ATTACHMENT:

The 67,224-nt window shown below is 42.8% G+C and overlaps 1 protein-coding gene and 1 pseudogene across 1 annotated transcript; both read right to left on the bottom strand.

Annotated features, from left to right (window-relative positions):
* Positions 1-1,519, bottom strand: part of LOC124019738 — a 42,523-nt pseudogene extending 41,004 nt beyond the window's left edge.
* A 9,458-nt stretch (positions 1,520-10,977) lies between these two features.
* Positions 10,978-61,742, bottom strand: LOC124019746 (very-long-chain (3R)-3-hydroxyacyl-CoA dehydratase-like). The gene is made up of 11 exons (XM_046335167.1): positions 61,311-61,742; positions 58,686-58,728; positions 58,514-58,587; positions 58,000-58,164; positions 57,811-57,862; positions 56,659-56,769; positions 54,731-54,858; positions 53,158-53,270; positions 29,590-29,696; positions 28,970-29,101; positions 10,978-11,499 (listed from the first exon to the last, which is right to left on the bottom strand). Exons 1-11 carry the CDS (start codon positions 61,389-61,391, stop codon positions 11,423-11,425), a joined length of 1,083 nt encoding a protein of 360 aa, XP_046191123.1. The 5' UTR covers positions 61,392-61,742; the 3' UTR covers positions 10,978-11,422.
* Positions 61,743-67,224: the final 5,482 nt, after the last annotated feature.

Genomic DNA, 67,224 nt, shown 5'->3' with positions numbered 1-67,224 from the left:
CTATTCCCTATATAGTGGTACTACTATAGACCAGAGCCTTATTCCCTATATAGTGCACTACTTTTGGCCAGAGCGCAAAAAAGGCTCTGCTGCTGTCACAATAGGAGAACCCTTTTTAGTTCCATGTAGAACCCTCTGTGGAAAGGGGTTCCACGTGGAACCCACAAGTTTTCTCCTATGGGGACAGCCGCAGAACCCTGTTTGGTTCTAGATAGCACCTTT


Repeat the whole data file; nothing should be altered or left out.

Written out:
The 67,224-nt window shown below is 42.8% G+C and overlaps 1 protein-coding gene and 1 pseudogene across 1 annotated transcript; both read right to left on the bottom strand.

Annotated features, from left to right (window-relative positions):
* Positions 1-1,519, bottom strand: part of LOC124019738 — a 42,523-nt pseudogene extending 41,004 nt beyond the window's left edge.
* A 9,458-nt stretch (positions 1,520-10,977) lies between these two features.
* Positions 10,978-61,742, bottom strand: LOC124019746 (very-long-chain (3R)-3-hydroxyacyl-CoA dehydratase-like). The gene is made up of 11 exons (XM_046335167.1): positions 61,311-61,742; positions 58,686-58,728; positions 58,514-58,587; positions 58,000-58,164; positions 57,811-57,862; positions 56,659-56,769; positions 54,731-54,858; positions 53,158-53,270; positions 29,590-29,696; positions 28,970-29,101; positions 10,978-11,499 (listed from the first exon to the last, which is right to left on the bottom strand). Exons 1-11 carry the CDS (start codon positions 61,389-61,391, stop codon positions 11,423-11,425), a joined length of 1,083 nt encoding a protein of 360 aa, XP_046191123.1. The 5' UTR covers positions 61,392-61,742; the 3' UTR covers positions 10,978-11,422.
* Positions 61,743-67,224: the final 5,482 nt, after the last annotated feature.

Genomic DNA, 67,224 nt, shown 5'->3' with positions numbered 1-67,224 from the left:
CTATTCCCTATATAGTGGTACTACTATAGACCAGAGCCTTATTCCCTATATAGTGCACTACTTTTGGCCAGAGCGCAAAAAAGGCTCTGCTGCTGTCACAATAGGAGAACCCTTTTTAGTTCCATGTAGAACCCTCTGTGGAAAGGGGTTCCACGTGGAACCCACAAGTTTTCTCCTATGGGGACAGCCGCAGAACCCTGTTTGGTTCTAGATAGCACCTTT